If you don’t own a particularly fast lens, there are many places online where one can be rented. DPS has a post entitled Where To Rent A Lens Online, written by yours truly, to help you along. Also check your local phonebook as it may be cheaper to acquire a lens in-town.
Switching to Manual Mode can be a daunting task the first couple of times you try it, but it does help. The problem with an automatic setting is the high contrast varied lighting can produce. For instance, the image at right is from a larger concert for the Backstreet Boys. While most of the frame is black, shooting in automatic exposure mode would likely produce blown out lights and artist (little guy on the right side, well exposed) to help compensate. Setting the camera on Manual Mode will allow for greater control especially when lighting changes quickly. Which leads us right into the next tip!
If you’re interested in capturing the lead singer and band members during a concert, you’re going to want to choose spot mode for your metering. Most concerts have a large amount of darkness to them and using evaluative, or full frame, metering will attempt to compensate for all that black, often over exposing the main subject. Especially when they are lit with a spotlight. To get around this anomaly, switch to Spot Metering early on and get a good reading off the lead singer. If you’ve made contact with the band and venue management as described earlier, you should be able to gain access to a sound and lighting check before the concert. Having this opportunity can save a lot of time during the concert in adjusting your camera.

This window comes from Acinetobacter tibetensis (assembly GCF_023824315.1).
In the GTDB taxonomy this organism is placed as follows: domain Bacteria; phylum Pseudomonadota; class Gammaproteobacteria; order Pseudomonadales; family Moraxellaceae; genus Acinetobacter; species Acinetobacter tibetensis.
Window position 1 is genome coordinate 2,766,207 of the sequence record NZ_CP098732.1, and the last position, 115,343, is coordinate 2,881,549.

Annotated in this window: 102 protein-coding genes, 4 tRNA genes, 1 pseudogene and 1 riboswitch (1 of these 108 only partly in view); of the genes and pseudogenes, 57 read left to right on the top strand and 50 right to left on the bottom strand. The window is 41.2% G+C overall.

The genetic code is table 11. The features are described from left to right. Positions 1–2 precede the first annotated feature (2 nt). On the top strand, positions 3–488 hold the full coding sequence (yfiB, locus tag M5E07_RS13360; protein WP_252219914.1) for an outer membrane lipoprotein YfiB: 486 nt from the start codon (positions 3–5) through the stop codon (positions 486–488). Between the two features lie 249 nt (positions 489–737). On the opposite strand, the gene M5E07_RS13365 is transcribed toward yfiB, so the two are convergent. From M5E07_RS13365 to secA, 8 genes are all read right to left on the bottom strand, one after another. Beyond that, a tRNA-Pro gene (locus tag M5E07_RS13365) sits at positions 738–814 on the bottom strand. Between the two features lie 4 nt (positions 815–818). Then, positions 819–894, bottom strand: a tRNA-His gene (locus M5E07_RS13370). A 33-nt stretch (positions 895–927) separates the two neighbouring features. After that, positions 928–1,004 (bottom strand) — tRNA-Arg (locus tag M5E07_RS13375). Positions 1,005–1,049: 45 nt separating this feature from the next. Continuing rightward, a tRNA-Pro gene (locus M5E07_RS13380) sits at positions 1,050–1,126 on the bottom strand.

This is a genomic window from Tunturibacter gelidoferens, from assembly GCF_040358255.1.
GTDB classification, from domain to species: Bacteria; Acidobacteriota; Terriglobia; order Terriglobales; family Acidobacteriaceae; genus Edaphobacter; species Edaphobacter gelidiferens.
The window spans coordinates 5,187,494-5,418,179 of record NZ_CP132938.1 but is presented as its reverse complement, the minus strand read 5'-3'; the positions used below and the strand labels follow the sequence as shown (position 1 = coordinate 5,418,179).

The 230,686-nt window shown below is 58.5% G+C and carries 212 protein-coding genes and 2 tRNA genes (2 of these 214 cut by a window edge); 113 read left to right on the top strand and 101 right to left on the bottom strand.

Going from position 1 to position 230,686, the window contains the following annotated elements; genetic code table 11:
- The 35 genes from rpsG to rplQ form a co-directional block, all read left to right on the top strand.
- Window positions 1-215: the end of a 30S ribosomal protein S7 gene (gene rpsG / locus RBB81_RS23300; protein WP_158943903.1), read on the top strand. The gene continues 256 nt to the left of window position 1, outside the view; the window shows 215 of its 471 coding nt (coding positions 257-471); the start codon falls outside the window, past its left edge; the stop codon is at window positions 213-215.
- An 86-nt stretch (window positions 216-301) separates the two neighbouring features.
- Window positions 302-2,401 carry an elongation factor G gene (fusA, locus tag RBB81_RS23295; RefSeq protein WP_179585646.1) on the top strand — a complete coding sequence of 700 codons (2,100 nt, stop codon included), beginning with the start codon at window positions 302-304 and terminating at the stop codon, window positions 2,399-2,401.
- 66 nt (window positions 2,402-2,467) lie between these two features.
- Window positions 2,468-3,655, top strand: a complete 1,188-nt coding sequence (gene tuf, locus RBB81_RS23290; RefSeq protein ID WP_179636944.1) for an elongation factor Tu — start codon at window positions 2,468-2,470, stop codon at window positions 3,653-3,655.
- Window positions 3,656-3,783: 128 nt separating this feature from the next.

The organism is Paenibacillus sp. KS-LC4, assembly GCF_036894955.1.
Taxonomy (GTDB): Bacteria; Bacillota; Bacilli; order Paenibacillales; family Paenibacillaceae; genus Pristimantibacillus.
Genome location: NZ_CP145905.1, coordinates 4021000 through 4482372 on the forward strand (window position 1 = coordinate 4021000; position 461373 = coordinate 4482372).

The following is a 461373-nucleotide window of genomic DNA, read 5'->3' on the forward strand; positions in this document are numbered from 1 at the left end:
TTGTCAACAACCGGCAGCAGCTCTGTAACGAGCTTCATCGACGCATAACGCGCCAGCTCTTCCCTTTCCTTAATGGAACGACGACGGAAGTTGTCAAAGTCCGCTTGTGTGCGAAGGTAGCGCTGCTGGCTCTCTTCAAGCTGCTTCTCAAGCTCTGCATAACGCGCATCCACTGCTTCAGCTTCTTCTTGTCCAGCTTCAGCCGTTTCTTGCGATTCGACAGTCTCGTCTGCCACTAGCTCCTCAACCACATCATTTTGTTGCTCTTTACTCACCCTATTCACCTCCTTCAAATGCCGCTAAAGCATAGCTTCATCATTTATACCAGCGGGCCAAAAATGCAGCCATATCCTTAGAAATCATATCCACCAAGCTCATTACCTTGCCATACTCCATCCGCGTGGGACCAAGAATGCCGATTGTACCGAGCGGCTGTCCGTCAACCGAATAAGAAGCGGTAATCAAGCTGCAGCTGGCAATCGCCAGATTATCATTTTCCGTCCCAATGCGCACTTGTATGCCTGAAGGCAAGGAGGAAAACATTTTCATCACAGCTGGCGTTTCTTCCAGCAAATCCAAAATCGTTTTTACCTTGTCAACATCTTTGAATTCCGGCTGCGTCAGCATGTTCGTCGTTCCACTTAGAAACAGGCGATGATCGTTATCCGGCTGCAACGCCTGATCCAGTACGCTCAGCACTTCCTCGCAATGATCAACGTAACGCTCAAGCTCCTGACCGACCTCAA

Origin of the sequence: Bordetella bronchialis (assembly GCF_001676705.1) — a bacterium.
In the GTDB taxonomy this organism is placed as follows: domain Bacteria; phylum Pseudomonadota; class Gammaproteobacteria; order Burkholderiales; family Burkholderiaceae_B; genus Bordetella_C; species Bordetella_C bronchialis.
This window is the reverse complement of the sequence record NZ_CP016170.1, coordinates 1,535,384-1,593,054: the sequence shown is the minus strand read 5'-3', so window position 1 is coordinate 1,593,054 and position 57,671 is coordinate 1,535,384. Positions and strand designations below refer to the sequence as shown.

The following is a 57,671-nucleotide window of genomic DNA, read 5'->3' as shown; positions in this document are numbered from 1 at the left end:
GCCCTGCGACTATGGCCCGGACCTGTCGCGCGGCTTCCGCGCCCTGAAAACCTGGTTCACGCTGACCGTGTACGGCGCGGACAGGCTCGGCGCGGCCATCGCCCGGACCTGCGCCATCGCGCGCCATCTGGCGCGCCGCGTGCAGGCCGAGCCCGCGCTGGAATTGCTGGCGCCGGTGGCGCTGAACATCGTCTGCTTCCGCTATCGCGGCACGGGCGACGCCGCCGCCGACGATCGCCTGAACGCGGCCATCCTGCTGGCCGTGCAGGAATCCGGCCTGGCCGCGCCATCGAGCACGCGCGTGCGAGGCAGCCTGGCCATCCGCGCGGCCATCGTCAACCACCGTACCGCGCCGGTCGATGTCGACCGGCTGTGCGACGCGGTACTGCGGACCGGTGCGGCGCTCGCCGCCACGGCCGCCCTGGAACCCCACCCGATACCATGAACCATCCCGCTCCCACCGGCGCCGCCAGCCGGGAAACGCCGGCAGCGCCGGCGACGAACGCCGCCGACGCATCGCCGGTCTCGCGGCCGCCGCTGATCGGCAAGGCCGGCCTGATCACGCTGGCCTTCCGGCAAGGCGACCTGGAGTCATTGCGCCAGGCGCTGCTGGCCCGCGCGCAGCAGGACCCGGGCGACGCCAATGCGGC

Once you have the metering set for a spotlight situation, it will be fairly easy to adjust the shutter speed to compensate for slightly darker settings (such as shots of the drummer, who often don’t share the spotlight). A quick review once in a while will let you know if your settings are working. Once you have set your shutter speed and aperture, the metering becomes less and less important as you get a feel for the effect of different colored lights on stage as well as intensity.